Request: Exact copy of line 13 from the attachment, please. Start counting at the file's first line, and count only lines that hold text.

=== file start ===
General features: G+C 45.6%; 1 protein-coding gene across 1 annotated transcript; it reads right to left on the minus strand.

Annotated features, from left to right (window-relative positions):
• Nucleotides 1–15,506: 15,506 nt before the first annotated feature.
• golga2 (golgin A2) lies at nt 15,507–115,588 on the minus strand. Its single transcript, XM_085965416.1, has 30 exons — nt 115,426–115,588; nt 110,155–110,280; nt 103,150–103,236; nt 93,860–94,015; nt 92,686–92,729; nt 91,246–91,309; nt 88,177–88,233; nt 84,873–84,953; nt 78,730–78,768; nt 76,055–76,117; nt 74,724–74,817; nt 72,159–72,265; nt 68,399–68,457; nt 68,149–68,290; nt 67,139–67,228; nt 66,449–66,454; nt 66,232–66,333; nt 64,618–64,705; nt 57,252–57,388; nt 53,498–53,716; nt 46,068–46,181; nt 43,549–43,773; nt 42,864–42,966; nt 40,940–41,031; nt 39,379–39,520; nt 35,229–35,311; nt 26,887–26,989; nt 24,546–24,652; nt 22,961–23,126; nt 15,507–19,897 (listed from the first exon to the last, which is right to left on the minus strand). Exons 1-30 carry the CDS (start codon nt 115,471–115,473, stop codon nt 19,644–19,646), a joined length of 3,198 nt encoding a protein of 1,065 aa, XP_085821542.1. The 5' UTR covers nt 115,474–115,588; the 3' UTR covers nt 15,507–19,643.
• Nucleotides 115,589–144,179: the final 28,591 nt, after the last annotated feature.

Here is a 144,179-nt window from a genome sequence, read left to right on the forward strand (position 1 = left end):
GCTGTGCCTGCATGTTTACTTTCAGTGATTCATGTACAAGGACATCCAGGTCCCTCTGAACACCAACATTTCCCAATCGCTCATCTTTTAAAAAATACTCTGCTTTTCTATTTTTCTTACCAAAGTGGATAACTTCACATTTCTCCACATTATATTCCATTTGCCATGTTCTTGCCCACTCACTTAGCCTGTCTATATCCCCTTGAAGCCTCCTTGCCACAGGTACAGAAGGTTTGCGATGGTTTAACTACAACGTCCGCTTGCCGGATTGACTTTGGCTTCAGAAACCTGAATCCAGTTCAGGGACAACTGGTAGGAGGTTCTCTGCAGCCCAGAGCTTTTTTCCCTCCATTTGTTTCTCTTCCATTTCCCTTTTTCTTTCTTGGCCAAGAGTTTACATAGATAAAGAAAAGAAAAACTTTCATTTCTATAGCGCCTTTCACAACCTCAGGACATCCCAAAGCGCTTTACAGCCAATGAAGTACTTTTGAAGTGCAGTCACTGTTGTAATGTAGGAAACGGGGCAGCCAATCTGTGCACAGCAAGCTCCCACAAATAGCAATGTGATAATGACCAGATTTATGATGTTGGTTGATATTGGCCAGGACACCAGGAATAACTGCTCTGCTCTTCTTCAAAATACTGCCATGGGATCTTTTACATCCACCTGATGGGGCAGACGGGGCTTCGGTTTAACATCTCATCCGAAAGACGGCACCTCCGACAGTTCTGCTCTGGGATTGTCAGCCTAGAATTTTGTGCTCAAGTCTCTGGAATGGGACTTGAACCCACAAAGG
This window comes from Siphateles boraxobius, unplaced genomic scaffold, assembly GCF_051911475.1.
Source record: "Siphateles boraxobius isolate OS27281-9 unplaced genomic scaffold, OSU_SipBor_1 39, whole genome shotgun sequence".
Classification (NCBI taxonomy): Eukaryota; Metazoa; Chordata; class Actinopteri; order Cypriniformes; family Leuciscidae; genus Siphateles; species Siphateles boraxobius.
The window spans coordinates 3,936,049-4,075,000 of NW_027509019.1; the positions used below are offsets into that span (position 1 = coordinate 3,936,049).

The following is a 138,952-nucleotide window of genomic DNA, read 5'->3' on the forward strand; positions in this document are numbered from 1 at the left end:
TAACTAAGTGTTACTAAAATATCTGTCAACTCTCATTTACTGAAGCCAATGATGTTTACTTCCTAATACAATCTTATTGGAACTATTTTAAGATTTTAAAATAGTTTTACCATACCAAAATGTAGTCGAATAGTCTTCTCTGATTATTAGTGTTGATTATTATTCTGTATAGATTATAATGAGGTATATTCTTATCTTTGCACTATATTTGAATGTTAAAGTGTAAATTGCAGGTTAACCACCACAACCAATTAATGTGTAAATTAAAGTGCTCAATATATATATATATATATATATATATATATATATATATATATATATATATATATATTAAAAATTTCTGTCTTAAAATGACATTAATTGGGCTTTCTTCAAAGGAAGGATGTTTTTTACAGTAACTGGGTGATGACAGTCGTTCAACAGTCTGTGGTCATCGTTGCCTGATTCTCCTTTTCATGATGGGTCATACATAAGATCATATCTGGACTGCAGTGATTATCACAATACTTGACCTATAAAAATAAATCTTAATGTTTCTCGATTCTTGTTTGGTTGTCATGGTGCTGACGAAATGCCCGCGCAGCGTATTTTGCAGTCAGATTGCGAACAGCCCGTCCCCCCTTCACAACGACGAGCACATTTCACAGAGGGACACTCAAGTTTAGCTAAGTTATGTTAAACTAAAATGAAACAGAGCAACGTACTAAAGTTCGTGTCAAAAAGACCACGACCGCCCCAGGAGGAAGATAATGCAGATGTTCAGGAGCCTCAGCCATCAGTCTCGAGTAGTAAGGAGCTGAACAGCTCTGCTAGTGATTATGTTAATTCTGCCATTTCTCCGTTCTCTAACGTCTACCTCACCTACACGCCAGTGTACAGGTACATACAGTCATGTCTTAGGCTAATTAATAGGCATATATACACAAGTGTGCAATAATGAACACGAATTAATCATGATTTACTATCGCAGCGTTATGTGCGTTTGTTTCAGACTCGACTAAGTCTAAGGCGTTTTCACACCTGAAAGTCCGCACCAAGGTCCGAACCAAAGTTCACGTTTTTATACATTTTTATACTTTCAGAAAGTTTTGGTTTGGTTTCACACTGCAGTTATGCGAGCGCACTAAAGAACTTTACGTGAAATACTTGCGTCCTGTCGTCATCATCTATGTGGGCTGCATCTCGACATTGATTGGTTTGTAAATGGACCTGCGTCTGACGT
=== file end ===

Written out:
TAACTAAGTGTTACTAAAATATCTGTCAACTCTCATTTACTGAAGCCAATGATGTTTACTTCCTAATACAATCTTATTGGAACTATTTTAAGATTTTAAAATAGTTTTACCATACCAAAATGTAGTCGAATAGTCTTCTCTGATTATTAGTGTTGATTATTATTCTGTATAGATTATAATGAGGTATATTCTTATCTTTGCACTATATTTGAATGTTAAAGTGTAAATTGCAGGTTAACCACCACAACCAATTAATGTGTAAATTAAAGTGCTCAATATATATATATATATATATATATATATATATATATATATATATATATATATATATTAAAAATTTCTGTCTTAAAATGACATTAATTGGGCTTTCTTCAAAGGAAGGATGTTTTTTACAGTAACTGGGTGATGACAGTCGTTCAACAGTCTGTGGTCATCGTTGCCTGATTCTCCTTTTCATGATGGGTCATACATAAGATCATATCTGGACTGCAGTGATTATCACAATACTTGACCTATAAAAATAAATCTTAATGTTTCTCGATTCTTGTTTGGTTGTCATGGTGCTGACGAAATGCCCGCGCAGCGTATTTTGCAGTCAGATTGCGAACAGCCCGTCCCCCCTTCACAACGACGAGCACATTTCACAGAGGGACACTCAAGTTTAGCTAAGTTATGTTAAACTAAAATGAAACAGAGCAACGTACTAAAGTTCGTGTCAAAAAGACCACGACCGCCCCAGGAGGAAGATAATGCAGATGTTCAGGAGCCTCAGCCATCAGTCTCGAGTAGTAAGGAGCTGAACAGCTCTGCTAGTGATTATGTTAATTCTGCCATTTCTCCGTTCTCTAACGTCTACCTCACCTACACGCCAGTGTACAGGTACATACAGTCATGTCTTAGGCTAATTAATAGGCATATATACACAAGTGTGCAATAATGAACACGAATTAATCATGATTTACTATCGCAGCGTTATGTGCGTTTGTTTCAGACTCGACTAAGTCTAAGGCGTTTTCACACCTGAAAGTCCGCACCAAGGTCCGAACCAAAGTTCACGTTTTTATACATTTTTATACTTTCAGAAAGTTTTGGTTTGGTTTCACACTGCAGTTATGCGAGCGCACTAAAGAACTTTACGTGAAATACTTGCGTCCTGTCGTCATCATCTATGTGGGCTGCATCTCGACATTGATTGGTTTGTAAATGGACCTGCGTCTGACGT